Nanotechnology is defined by the National Nanotechnology Initiative as "the understanding and control of matter at dimensions of roughly one to 100 nanometers, where unique phenomena enable novel applications." These materials can, in theory, be engineered from nearly any chemical substance; semiconductor nanocrystals, organic dendrimers, and carbon fullerenes and carbon nanotubes are a few of the many examples. Nanoscale materials are already appearing in commerce as industrial and consumer products and as novel drug delivery formulations. Commercial applications and resultant opportunities for human exposure may differ substantially for "nanoscale" compared with "bulk" materials.
Very little research focuses on the potential toxicity of manufactured nanoscale materials. The unique and diverse physicochemical properties of nanoscale materials suggest that toxicological properties may differ from materials of similar composition but larger size.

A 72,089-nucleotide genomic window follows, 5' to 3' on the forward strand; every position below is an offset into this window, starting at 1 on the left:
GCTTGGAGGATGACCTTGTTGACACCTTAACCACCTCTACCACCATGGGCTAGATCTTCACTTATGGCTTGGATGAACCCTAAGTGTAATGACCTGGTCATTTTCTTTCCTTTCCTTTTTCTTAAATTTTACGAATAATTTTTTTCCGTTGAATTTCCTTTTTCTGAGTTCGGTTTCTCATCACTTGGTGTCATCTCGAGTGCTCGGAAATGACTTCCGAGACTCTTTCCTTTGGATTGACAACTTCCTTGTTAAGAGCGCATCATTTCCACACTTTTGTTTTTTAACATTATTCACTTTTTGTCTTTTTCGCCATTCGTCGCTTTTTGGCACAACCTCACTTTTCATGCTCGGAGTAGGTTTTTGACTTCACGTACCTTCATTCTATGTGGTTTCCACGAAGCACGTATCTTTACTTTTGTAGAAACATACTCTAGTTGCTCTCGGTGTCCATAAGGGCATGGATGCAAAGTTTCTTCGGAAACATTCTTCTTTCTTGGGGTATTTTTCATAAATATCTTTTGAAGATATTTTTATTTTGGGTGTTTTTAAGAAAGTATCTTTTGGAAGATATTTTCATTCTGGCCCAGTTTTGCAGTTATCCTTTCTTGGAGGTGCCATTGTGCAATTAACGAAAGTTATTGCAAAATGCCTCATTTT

Surface properties can be changed by coating nanoscale particles with different materials, but surface chemistry also is influenced by the size of the particle. This interaction of surface area and particle composition in eliciting biological responses adds an extra dimension of complexity in evaluating potential adverse events that may result from exposure to these materials.
NTP is engaged in a broad-based research program to address potential human health hazards associated with the manufacture and use of nanoscale materials. This initiative is driven by the intense current and anticipated future research and development focus on nanotechnology. The goal of this research program is to evaluate the toxicological properties of major nanoscale materials classes which represent a cross-section of composition, size, surface coatings, and physicochemical properties, and use these as model systems to investigate fundamental questions concerning if and how nanoscale materials can interact with biological systems.Contact information
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